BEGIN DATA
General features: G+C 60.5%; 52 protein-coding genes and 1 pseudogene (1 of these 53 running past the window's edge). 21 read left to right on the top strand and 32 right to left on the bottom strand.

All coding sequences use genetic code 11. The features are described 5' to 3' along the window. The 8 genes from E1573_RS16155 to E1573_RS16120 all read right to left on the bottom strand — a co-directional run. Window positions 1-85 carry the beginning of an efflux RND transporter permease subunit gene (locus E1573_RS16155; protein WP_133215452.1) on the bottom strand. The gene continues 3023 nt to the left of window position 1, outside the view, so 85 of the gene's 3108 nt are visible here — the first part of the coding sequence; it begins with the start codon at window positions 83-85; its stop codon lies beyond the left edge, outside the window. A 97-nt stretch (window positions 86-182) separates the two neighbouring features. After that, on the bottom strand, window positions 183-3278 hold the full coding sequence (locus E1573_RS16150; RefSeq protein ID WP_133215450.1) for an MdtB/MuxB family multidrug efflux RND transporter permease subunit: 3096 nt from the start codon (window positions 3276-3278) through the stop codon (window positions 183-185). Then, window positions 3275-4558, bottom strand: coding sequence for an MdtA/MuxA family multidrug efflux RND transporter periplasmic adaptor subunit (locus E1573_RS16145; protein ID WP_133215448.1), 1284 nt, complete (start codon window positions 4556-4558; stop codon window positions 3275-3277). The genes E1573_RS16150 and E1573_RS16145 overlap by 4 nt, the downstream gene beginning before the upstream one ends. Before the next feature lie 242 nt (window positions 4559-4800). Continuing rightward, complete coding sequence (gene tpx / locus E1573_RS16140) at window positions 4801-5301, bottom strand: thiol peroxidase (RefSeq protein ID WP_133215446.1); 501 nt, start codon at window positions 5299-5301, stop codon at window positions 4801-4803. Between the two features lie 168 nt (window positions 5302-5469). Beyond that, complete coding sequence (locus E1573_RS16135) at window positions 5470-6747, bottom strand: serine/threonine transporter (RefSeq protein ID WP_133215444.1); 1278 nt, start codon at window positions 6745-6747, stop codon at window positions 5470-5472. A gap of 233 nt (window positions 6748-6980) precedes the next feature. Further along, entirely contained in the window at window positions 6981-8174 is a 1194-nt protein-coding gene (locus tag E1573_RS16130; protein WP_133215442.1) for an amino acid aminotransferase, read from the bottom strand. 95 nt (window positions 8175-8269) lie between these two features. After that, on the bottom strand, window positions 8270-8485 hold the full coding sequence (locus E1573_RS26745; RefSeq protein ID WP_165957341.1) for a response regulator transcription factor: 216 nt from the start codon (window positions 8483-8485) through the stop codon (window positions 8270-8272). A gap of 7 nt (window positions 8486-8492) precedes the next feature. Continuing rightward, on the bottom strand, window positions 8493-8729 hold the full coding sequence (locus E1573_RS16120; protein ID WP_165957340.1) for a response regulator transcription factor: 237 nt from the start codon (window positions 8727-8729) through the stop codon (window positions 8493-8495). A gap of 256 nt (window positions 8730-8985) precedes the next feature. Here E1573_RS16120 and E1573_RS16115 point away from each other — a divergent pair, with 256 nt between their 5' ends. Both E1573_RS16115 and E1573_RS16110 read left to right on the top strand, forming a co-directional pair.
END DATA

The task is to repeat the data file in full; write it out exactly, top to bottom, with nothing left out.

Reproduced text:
General features: G+C 60.5%; 52 protein-coding genes and 1 pseudogene (1 of these 53 running past the window's edge). 21 read left to right on the top strand and 32 right to left on the bottom strand.

All coding sequences use genetic code 11. The features are described 5' to 3' along the window. The 8 genes from E1573_RS16155 to E1573_RS16120 all read right to left on the bottom strand — a co-directional run. Window positions 1-85 carry the beginning of an efflux RND transporter permease subunit gene (locus E1573_RS16155; protein WP_133215452.1) on the bottom strand. The gene continues 3023 nt to the left of window position 1, outside the view, so 85 of the gene's 3108 nt are visible here — the first part of the coding sequence; it begins with the start codon at window positions 83-85; its stop codon lies beyond the left edge, outside the window. A 97-nt stretch (window positions 86-182) separates the two neighbouring features. After that, on the bottom strand, window positions 183-3278 hold the full coding sequence (locus E1573_RS16150; RefSeq protein ID WP_133215450.1) for an MdtB/MuxB family multidrug efflux RND transporter permease subunit: 3096 nt from the start codon (window positions 3276-3278) through the stop codon (window positions 183-185). Then, window positions 3275-4558, bottom strand: coding sequence for an MdtA/MuxA family multidrug efflux RND transporter periplasmic adaptor subunit (locus E1573_RS16145; protein ID WP_133215448.1), 1284 nt, complete (start codon window positions 4556-4558; stop codon window positions 3275-3277). The genes E1573_RS16150 and E1573_RS16145 overlap by 4 nt, the downstream gene beginning before the upstream one ends. Before the next feature lie 242 nt (window positions 4559-4800). Continuing rightward, complete coding sequence (gene tpx / locus E1573_RS16140) at window positions 4801-5301, bottom strand: thiol peroxidase (RefSeq protein ID WP_133215446.1); 501 nt, start codon at window positions 5299-5301, stop codon at window positions 4801-4803. Between the two features lie 168 nt (window positions 5302-5469). Beyond that, complete coding sequence (locus E1573_RS16135) at window positions 5470-6747, bottom strand: serine/threonine transporter (RefSeq protein ID WP_133215444.1); 1278 nt, start codon at window positions 6745-6747, stop codon at window positions 5470-5472. A gap of 233 nt (window positions 6748-6980) precedes the next feature. Further along, entirely contained in the window at window positions 6981-8174 is a 1194-nt protein-coding gene (locus tag E1573_RS16130; protein WP_133215442.1) for an amino acid aminotransferase, read from the bottom strand. 95 nt (window positions 8175-8269) lie between these two features. After that, on the bottom strand, window positions 8270-8485 hold the full coding sequence (locus E1573_RS26745; RefSeq protein ID WP_165957341.1) for a response regulator transcription factor: 216 nt from the start codon (window positions 8483-8485) through the stop codon (window positions 8270-8272). A gap of 7 nt (window positions 8486-8492) precedes the next feature. Continuing rightward, on the bottom strand, window positions 8493-8729 hold the full coding sequence (locus E1573_RS16120; protein ID WP_165957340.1) for a response regulator transcription factor: 237 nt from the start codon (window positions 8727-8729) through the stop codon (window positions 8493-8495). A gap of 256 nt (window positions 8730-8985) precedes the next feature. Here E1573_RS16120 and E1573_RS16115 point away from each other — a divergent pair, with 256 nt between their 5' ends. Both E1573_RS16115 and E1573_RS16110 read left to right on the top strand, forming a co-directional pair.